What is going on? From property tax bills to corporate income-tax rates, New Jersey has a reputation for having some of the nation’s highest taxes. But starting on January 1, several new tax breaks are set to go into effect in New Jersey thanks tothat Gov. Chris Christie and Democratic legislative leaders reached earlier this year to renew the state Transportation Trust Fund.
What exactly is changing? While some tax-policy changes have already gone into effect as a result of the TTF deal, includingthat started on November 1 and an increase of New Jersey’s Earned Income Tax Credit that’s in place for the 2016 tax year, others aren’t scheduled to take effect until January 1. They include a slight reduction of the state sales tax, a more than doubling of the New Jersey estate-tax threshold, and a significant hike in the state income-tax exclusions for pensions and some other sources of retirement income. Since those cuts are being enacted in phases, more changes are scheduled for 2018 and beyond.
The sales-tax cut: The new tax policy that will impact most New Jersey residents starting in 2017 is a reduction of the state sales tax rate from 7 percent to 6.875 percent. The change will partially repeal an unpopular 1 percent increase that was enacted in 2006 by then-Gov. Jon Corzine, a Democrat, which lifted the rate from 6 percent to 7 percent. Christie, a Republican, had insistedin negotiations with legislative leaders over the summer, and he initially sought a full repeal of Corzine’s 1 percent increase before ultimately deciding to compromise with lawmakers.
Under the compromise, the sales-tax rate is scheduled to be lowered first to 6.875 percent, and then again, to 6.625 percent, on January 1, 2018. The sales tax is the state’s second-largest source of revenue, behind only the income tax, and the nonpartisan Office of Legislative Services has estimated the first phase of the sales-tax cut will cost the state nearly $100 million during the remainder of the current fiscal year. Once fully phased in, the sales-tax cut is expected to cost nearly $600 million during the 2019 fiscal year, possibly causing problems for the term-limited Christie’s successor.
The estate-tax cut: Perhaps the most controversial tax reduction that was agreed to by the governor and lawmakers as part of the TTF deal is the one in the New Jersey estate tax, a levy on estates left by only the wealthiest of New Jersey’s nearly 9 million residents. Under the first phase of the estate-tax cut that begins on January 1, the estate-tax threshold will increase from $675,000,in the country, up to $2 million. And the agreement also changed the way the threshold is applied to make it even more beneficial to the wealthy leaving behind large estates. Under the policy that will soon expire, the tax is applied to a full estate once the $675,000 threshold is surpassed. But the new law will shield the first $2 million from the tax, which is usually assessed several months after someone dies.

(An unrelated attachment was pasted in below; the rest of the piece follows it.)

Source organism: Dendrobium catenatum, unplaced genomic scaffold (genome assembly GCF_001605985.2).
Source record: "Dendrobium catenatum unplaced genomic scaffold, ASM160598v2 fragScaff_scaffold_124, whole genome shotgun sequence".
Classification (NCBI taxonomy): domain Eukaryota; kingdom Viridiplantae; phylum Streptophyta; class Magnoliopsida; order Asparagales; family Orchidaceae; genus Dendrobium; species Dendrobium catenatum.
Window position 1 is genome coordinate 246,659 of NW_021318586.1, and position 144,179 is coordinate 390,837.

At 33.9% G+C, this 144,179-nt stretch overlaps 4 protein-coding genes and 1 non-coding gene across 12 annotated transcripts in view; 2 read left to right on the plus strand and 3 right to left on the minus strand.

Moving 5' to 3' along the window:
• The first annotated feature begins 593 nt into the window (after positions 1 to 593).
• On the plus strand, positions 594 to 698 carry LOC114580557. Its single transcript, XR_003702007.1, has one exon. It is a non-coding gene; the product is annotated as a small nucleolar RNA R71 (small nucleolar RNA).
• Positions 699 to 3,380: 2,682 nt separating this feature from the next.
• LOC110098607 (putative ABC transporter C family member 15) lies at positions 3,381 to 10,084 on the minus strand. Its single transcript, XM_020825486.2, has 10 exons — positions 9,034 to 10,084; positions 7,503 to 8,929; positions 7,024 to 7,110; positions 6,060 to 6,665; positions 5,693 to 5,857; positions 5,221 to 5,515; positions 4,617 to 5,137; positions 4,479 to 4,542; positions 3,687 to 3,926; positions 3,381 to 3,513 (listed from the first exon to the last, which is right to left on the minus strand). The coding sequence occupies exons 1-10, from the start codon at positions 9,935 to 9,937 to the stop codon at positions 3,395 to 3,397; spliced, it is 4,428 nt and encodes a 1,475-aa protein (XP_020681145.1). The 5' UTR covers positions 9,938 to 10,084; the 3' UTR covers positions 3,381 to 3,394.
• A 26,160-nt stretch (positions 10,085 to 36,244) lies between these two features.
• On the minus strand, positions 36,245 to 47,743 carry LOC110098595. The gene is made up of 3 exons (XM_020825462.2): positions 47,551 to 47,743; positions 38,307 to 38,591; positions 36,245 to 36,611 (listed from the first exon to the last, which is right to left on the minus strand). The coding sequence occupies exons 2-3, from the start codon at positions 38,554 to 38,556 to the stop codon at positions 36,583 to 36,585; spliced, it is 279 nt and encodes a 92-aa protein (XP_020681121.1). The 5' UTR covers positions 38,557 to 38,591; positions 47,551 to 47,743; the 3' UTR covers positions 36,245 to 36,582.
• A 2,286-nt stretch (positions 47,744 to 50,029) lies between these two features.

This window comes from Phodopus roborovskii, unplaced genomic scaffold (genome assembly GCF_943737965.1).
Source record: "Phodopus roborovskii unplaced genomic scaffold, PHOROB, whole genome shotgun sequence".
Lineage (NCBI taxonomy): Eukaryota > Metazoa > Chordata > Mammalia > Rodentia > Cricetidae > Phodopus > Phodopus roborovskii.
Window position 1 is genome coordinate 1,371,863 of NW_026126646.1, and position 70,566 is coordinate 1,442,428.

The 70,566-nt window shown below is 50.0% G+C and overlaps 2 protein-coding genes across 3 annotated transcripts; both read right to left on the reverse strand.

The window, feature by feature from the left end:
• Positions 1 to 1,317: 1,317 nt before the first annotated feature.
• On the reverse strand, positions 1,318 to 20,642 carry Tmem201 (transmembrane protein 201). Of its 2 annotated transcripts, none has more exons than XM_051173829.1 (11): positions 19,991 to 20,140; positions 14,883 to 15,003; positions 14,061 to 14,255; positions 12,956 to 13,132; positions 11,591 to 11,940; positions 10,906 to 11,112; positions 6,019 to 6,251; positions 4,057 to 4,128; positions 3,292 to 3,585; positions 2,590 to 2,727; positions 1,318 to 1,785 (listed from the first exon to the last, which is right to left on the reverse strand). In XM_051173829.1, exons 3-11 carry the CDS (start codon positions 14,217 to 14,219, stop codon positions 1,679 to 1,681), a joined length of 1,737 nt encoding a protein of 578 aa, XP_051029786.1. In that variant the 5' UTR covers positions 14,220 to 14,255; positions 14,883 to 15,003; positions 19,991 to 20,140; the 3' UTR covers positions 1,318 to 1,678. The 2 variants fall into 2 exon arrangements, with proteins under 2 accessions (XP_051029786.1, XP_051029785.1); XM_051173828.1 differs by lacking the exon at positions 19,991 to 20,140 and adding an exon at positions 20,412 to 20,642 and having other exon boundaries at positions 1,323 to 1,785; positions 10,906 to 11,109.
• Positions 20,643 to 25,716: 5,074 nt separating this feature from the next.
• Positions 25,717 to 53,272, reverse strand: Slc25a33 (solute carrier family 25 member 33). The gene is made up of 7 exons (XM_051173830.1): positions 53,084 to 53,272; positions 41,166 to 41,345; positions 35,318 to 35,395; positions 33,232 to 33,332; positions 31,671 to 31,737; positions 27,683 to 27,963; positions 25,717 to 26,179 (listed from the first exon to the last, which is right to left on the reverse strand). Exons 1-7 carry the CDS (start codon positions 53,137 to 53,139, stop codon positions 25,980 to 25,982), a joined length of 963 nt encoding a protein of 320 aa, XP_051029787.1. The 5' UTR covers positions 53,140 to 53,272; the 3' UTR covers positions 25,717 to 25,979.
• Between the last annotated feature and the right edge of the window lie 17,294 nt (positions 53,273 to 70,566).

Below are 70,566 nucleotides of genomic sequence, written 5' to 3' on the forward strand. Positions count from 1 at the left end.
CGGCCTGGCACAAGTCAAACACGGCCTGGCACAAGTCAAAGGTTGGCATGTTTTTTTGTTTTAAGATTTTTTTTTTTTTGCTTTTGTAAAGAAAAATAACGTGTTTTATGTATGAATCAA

The estate-tax is also scheduled to be phased out altogether beginning January 1, 2018, and OLS projects a loss of $320 million in revenue in the 2019 fiscal year. But many supporters of the estate-tax cut are predicting the policy change could actually help the state budget by keeping more wealthy seniors in New Jersey during their retirement years. According to the New Jersey Society of Certified Public Accountants, nearly 75 percent of those who responded to the organization’s member survey last year said they had advised clients to leave the state to avoid the estate tax. This year’s survey found only 28 percent are advising clients to leave New Jersey, said Ralph Albert Thomas, the organization’s executive director and chief executive officer. But Jon Whiten, vice president of New Jersey Policy Perspective, a liberal think tank, said the loss of revenue from the estate-tax cut still won’t be worth it since it will dig the state into a deeper fiscal hole “mostly to benefit a few thousand inheritors of the largest 5 percent of estates in New Jersey.”
The retirement-income tax cut: The new tax break that will take the longest to phase in is the lifting of the state income-tax exclusion for pensions and other sources of retirement income. This cut, which won’t fully take effect until 2020, was a priority for Senate Stephen Sweeney (D-Gloucester) throughout the TTF negotiations with Christie and other legislative leaders. Right now, the state excludes up to $20,000 of retirement income from the state income tax for married couples filing jointly who have less than $100,000 of annual income. The exclusion is $15,000 for single filers and $10,000 for married individuals who do not file taxes jointly with their spouse. But starting on January 1, the retirement-income exclusions will double, to $40,000 for married couples filing jointly, $30,000 for single filers, and $20,000 for married individuals filing separately. And the exclusions will eventually increase to $100,000, $75,000 and $50,000, in 2020. But unlike the estate-tax policy change, once retirees get over the $100,000 threshold, their entire retirement income will be subject to the state income tax. OLS estimates the new retirement-income exclusions will cost the state up to $90 million during the 2018 fiscal year, and up to $130 million during the 2021 fiscal year.